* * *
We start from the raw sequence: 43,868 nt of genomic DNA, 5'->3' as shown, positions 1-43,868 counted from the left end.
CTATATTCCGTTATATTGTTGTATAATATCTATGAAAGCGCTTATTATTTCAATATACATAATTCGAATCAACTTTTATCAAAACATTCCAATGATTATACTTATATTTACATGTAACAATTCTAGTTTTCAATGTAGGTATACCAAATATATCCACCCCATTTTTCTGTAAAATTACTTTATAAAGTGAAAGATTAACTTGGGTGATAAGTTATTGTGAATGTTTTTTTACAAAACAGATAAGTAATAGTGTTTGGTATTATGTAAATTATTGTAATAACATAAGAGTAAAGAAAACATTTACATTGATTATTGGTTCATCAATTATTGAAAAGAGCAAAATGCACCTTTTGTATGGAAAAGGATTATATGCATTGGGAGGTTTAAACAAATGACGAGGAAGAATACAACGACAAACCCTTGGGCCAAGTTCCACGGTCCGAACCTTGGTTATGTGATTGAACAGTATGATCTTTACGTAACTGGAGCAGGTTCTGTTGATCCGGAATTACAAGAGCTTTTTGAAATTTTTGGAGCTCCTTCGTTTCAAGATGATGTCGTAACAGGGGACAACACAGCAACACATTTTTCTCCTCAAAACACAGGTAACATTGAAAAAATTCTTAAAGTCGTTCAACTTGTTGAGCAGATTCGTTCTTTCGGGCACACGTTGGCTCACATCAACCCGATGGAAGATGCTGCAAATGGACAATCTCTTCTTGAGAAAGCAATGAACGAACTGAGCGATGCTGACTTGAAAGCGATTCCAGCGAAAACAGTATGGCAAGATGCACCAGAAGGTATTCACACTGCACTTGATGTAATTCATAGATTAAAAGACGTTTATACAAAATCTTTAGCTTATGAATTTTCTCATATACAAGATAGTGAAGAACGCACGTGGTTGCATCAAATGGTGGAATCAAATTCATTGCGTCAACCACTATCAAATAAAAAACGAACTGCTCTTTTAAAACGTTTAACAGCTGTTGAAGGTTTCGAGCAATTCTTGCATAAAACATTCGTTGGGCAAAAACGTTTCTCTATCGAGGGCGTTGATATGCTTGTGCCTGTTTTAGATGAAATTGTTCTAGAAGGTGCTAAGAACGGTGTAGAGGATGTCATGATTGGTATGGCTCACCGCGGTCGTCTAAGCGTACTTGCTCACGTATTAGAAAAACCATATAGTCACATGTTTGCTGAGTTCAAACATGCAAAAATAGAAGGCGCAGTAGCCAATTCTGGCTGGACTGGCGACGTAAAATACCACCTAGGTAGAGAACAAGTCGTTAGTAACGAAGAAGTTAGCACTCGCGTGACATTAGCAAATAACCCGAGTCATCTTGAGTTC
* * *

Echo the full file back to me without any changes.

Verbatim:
We start from the raw sequence: 43,868 nt of genomic DNA, 5'->3' as shown, positions 1-43,868 counted from the left end.
CTATATTCCGTTATATTGTTGTATAATATCTATGAAAGCGCTTATTATTTCAATATACATAATTCGAATCAACTTTTATCAAAACATTCCAATGATTATACTTATATTTACATGTAACAATTCTAGTTTTCAATGTAGGTATACCAAATATATCCACCCCATTTTTCTGTAAAATTACTTTATAAAGTGAAAGATTAACTTGGGTGATAAGTTATTGTGAATGTTTTTTTACAAAACAGATAAGTAATAGTGTTTGGTATTATGTAAATTATTGTAATAACATAAGAGTAAAGAAAACATTTACATTGATTATTGGTTCATCAATTATTGAAAAGAGCAAAATGCACCTTTTGTATGGAAAAGGATTATATGCATTGGGAGGTTTAAACAAATGACGAGGAAGAATACAACGACAAACCCTTGGGCCAAGTTCCACGGTCCGAACCTTGGTTATGTGATTGAACAGTATGATCTTTACGTAACTGGAGCAGGTTCTGTTGATCCGGAATTACAAGAGCTTTTTGAAATTTTTGGAGCTCCTTCGTTTCAAGATGATGTCGTAACAGGGGACAACACAGCAACACATTTTTCTCCTCAAAACACAGGTAACATTGAAAAAATTCTTAAAGTCGTTCAACTTGTTGAGCAGATTCGTTCTTTCGGGCACACGTTGGCTCACATCAACCCGATGGAAGATGCTGCAAATGGACAATCTCTTCTTGAGAAAGCAATGAACGAACTGAGCGATGCTGACTTGAAAGCGATTCCAGCGAAAACAGTATGGCAAGATGCACCAGAAGGTATTCACACTGCACTTGATGTAATTCATAGATTAAAAGACGTTTATACAAAATCTTTAGCTTATGAATTTTCTCATATACAAGATAGTGAAGAACGCACGTGGTTGCATCAAATGGTGGAATCAAATTCATTGCGTCAACCACTATCAAATAAAAAACGAACTGCTCTTTTAAAACGTTTAACAGCTGTTGAAGGTTTCGAGCAATTCTTGCATAAAACATTCGTTGGGCAAAAACGTTTCTCTATCGAGGGCGTTGATATGCTTGTGCCTGTTTTAGATGAAATTGTTCTAGAAGGTGCTAAGAACGGTGTAGAGGATGTCATGATTGGTATGGCTCACCGCGGTCGTCTAAGCGTACTTGCTCACGTATTAGAAAAACCATATAGTCACATGTTTGCTGAGTTCAAACATGCAAAAATAGAAGGCGCAGTAGCCAATTCTGGCTGGACTGGCGACGTAAAATACCACCTAGGTAGAGAACAAGTCGTTAGTAACGAAGAAGTTAGCACTCGCGTGACATTAGCAAATAACCCGAGTCATCTTGAGTTC